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UK Bank Current Accounts Conundrum

Personal_Finance / Current Accounts Aug 09, 2016 - 12:19 PM GMT

By: MoneyFacts


Current account customers who are considering switching their bank account will be facing an ever growing challenge to find the right deal. Now that the Competition and Markets Authority (CMA) have finalised the retail banking report, many customers will be hoping for more competition in the market for their business.

In addition, the Bank of England have just reduced the bank base rate to its lowest ever level of 0.25%, so those who use their overdraft might hope that the cost will fall. However, in reality this is unlikely to be the case. Overdraft costs do not solely rely on the interest rates charged, in fact the latest research by reveals that usage fees on authorised overdrafts have reached an all time high of £6.93 per month on average, a shocking £83.16 per year*.

More disappointing news will come to customers who have been using interest paying current accounts to boost their savings, as these variable rates could now be doomed to cuts in the coming weeks. Currently, three quarters (76%)** of the current account market pay no interest on balances whatsoever, a figure which is now likely to rise further still.

Monthly account fees are also on the rise, and deals that do offer rewards typically charge a fee for the privilege. At a time when 92%** of all current accounts for day-to-day customers charge an account fee and/or an overdraft usage fee, it’s little wonder consumers feel they have little incentive to switch.

Rachel Springall, Finance Expert at, comments:

“It’s clear to see that free current accounts are a dying breed, which is why consumers have to work extra hard to find an account that suits all of their needs for a reasonable cost. The majority of bank customers hold their account with the ‘big four’ and around 60% of customers have kept the same current account for over a decade – which is why there needs to be an immense shift in the market to encourage these customers to switch elsewhere.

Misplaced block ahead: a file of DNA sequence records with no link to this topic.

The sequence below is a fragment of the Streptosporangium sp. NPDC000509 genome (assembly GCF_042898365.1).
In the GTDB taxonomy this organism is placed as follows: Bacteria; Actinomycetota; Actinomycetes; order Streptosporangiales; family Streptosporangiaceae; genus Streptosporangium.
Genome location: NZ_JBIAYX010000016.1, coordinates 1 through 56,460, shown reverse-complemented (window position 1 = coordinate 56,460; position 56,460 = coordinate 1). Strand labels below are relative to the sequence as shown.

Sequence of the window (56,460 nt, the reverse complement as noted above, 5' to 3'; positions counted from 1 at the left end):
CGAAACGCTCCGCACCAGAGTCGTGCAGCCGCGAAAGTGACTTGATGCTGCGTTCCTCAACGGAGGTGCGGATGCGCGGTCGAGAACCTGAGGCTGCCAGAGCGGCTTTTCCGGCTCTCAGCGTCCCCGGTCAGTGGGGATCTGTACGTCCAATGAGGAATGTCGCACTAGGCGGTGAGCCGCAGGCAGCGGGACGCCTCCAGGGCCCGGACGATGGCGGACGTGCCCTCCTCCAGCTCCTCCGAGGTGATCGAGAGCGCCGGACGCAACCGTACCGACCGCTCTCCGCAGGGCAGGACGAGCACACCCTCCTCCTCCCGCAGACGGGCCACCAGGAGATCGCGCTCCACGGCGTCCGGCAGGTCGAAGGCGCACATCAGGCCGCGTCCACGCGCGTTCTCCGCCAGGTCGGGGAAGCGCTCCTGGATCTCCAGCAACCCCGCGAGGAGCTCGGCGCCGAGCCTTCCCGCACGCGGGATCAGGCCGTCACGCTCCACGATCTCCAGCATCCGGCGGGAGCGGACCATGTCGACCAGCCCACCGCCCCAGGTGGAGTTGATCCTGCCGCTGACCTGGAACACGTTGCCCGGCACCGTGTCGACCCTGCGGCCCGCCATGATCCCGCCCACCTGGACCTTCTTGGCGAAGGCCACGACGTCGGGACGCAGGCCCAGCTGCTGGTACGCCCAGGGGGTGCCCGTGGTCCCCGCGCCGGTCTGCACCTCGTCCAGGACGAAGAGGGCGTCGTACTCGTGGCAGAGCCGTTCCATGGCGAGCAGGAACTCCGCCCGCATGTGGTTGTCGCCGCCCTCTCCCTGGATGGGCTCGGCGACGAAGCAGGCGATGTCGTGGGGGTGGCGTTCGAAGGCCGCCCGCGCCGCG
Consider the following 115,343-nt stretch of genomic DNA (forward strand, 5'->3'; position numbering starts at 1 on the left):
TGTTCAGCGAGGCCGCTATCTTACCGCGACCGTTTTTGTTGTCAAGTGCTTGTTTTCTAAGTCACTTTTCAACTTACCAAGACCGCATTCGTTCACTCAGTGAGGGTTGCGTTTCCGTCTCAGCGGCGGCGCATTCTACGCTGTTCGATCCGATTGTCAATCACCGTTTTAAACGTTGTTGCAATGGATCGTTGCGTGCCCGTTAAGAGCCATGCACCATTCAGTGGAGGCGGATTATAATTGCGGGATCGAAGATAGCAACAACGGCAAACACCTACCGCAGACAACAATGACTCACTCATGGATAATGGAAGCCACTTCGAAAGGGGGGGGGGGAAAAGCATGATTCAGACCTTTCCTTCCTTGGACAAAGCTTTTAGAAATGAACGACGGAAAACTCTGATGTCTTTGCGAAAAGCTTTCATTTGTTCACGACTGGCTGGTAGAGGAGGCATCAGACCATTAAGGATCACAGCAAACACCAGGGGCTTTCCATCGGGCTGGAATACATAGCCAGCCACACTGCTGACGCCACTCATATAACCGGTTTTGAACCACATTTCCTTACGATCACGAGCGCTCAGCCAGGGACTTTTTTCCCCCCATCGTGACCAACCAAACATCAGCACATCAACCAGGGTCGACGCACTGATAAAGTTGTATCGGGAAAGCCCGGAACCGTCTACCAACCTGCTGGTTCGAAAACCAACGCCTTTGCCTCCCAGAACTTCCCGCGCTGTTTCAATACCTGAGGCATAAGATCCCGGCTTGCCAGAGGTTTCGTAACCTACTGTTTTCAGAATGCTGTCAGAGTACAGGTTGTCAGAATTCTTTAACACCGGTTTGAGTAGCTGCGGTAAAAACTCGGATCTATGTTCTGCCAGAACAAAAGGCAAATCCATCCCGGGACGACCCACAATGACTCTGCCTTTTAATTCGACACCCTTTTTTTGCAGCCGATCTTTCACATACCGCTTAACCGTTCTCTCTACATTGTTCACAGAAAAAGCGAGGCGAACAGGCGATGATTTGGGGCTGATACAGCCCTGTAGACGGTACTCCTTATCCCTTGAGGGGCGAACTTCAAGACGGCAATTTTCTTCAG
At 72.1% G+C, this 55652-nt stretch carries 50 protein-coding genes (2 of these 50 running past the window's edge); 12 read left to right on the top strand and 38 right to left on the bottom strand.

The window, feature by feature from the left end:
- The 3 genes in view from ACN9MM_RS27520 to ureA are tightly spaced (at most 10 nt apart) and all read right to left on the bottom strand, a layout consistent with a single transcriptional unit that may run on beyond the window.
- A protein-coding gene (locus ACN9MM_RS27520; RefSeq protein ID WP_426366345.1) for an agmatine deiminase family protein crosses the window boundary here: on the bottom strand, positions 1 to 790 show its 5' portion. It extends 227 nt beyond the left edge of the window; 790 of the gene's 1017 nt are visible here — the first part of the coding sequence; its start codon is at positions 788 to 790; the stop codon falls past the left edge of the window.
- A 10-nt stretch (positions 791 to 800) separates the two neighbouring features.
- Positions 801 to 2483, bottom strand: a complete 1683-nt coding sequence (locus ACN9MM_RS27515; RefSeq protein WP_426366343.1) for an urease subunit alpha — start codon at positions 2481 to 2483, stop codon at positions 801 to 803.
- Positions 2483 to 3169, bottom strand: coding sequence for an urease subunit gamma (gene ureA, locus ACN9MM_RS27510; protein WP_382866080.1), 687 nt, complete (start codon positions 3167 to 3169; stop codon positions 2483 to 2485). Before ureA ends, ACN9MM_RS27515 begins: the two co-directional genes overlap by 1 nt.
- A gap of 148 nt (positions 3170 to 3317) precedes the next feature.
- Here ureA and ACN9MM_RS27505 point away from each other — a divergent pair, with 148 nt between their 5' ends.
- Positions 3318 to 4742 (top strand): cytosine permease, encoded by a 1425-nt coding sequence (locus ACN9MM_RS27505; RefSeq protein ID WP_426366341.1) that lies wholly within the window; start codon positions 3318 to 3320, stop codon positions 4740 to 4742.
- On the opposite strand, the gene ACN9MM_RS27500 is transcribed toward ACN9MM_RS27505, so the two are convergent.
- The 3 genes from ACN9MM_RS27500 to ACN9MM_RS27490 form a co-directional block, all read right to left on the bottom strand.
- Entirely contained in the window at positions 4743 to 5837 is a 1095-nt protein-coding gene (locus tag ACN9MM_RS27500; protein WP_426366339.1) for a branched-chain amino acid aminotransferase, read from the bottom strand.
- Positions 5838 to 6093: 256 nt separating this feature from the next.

“Current accounts have become increasingly expensive for people using their overdraft, as more and more providers adopt monthly usage fees. Traditionally, providers charged interest when customers dipped into the red; however, more providers are opting to charge flat usage fees on top or in replacement of this. This is a result of the banks aiming to offer greater transparency, but in most cases the cost of dipping into the red has become extortionate.

“The banks have fallen over themselves to offer cash switching incentives in the past few years, something that seems to have fizzled out in recent months, and while free cash is tempting, consumers need to make sure they pick an account based on the overall cost rather than an upfront perk.  

“In the years to come, consumers will be hoping for an easier way to compare deals and for more evidence to show it is not ‘risky’ to switch. They will also expect charges to become much fairer and for more notifications on when they dip into the red. However, without an overall limit established across the current account market for both authorised and unauthorised overdraft charges, the banks’ individual caps are going to make very little difference to those paying hefty fees.”

* Moneyfacts’ overdraft records began in April 2008. In April 2008, only 24% of non-fee charging current accounts levied a usage fee for an arranged overdraft, but this figure has now hit 56%. The average monthly overdraft usage fee has risen from £1.26 in April 2008 to a high of £6.93 today.

**Figures include standard current accounts in GB (excluding basic, private, student, graduate and youth accounts). - The Money Search Engine is the UK's leading independent provider of personal finance information. For the last 20 years, Moneyfacts' information has been the key driver behind many personal finance decisions, from the Treasury to the high street.

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